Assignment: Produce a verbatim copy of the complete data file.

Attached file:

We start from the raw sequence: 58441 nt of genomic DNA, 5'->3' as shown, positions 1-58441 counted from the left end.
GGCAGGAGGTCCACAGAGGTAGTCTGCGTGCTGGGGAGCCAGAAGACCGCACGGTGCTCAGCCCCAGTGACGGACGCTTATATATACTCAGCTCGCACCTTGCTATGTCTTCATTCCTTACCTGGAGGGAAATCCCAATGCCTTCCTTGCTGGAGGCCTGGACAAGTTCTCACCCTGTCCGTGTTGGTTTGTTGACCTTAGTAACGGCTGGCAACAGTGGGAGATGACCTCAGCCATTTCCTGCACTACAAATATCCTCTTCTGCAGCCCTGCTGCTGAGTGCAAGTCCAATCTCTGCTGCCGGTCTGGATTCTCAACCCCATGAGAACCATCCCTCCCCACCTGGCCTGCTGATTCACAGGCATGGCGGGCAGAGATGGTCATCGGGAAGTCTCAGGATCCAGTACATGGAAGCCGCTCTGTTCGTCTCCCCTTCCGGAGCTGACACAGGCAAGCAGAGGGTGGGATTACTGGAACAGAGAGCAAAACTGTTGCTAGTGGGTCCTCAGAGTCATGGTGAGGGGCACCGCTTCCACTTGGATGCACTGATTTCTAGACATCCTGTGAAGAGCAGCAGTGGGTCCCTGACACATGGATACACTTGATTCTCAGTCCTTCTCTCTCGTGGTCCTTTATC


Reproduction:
We start from the raw sequence: 58441 nt of genomic DNA, 5'->3' as shown, positions 1-58441 counted from the left end.
GGCAGGAGGTCCACAGAGGTAGTCTGCGTGCTGGGGAGCCAGAAGACCGCACGGTGCTCAGCCCCAGTGACGGACGCTTATATATACTCAGCTCGCACCTTGCTATGTCTTCATTCCTTACCTGGAGGGAAATCCCAATGCCTTCCTTGCTGGAGGCCTGGACAAGTTCTCACCCTGTCCGTGTTGGTTTGTTGACCTTAGTAACGGCTGGCAACAGTGGGAGATGACCTCAGCCATTTCCTGCACTACAAATATCCTCTTCTGCAGCCCTGCTGCTGAGTGCAAGTCCAATCTCTGCTGCCGGTCTGGATTCTCAACCCCATGAGAACCATCCCTCCCCACCTGGCCTGCTGATTCACAGGCATGGCGGGCAGAGATGGTCATCGGGAAGTCTCAGGATCCAGTACATGGAAGCCGCTCTGTTCGTCTCCCCTTCCGGAGCTGACACAGGCAAGCAGAGGGTGGGATTACTGGAACAGAGAGCAAAACTGTTGCTAGTGGGTCCTCAGAGTCATGGTGAGGGGCACCGCTTCCACTTGGATGCACTGATTTCTAGACATCCTGTGAAGAGCAGCAGTGGGTCCCTGACACATGGATACACTTGATTCTCAGTCCTTCTCTCTCGTGGTCCTTTATC